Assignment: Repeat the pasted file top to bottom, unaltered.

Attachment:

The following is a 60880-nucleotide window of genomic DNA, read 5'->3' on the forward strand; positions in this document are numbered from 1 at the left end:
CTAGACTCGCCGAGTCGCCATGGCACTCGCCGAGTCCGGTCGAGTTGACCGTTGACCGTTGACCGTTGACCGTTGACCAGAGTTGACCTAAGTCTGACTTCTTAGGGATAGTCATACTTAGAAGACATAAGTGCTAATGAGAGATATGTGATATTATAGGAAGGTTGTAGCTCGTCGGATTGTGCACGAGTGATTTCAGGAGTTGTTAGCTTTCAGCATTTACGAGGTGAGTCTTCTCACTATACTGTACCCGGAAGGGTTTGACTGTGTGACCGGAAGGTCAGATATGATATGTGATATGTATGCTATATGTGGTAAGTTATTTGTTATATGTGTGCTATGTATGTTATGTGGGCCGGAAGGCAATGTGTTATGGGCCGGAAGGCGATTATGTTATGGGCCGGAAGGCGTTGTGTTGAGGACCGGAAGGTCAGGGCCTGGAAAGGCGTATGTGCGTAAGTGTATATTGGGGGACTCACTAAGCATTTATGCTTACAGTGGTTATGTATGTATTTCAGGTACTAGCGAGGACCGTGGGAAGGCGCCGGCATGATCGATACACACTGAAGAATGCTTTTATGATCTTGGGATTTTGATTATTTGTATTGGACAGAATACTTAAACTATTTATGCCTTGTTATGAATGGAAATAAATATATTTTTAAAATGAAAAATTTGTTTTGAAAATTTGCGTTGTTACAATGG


The following is a 60880-nucleotide window of genomic DNA, read 5'->3' on the forward strand; positions in this document are numbered from 1 at the left end:
CTAGACTCGCCGAGTCGCCATGGCACTCGCCGAGTCCGGTCGAGTTGACCGTTGACCGTTGACCGTTGACCGTTGACCAGAGTTGACCTAAGTCTGACTTCTTAGGGATAGTCATACTTAGAAGACATAAGTGCTAATGAGAGATATGTGATATTATAGGAAGGTTGTAGCTCGTCGGATTGTGCACGAGTGATTTCAGGAGTTGTTAGCTTTCAGCATTTACGAGGTGAGTCTTCTCACTATACTGTACCCGGAAGGGTTTGACTGTGTGACCGGAAGGTCAGATATGATATGTGATATGTATGCTATATGTGGTAAGTTATTTGTTATATGTGTGCTATGTATGTTATGTGGGCCGGAAGGCAATGTGTTATGGGCCGGAAGGCGATTATGTTATGGGCCGGAAGGCGTTGTGTTGAGGACCGGAAGGTCAGGGCCTGGAAAGGCGTATGTGCGTAAGTGTATATTGGGGGACTCACTAAGCATTTATGCTTACAGTGGTTATGTATGTATTTCAGGTACTAGCGAGGACCGTGGGAAGGCGCCGGCATGATCGATACACACTGAAGAATGCTTTTATGATCTTGGGATTTTGATTATTTGTATTGGACAGAATACTTAAACTATTTATGCCTTGTTATGAATGGAAATAAATATATTTTTAAAATGAAAAATTTGTTTTGAAAATTTGCGTTGTTACAATGG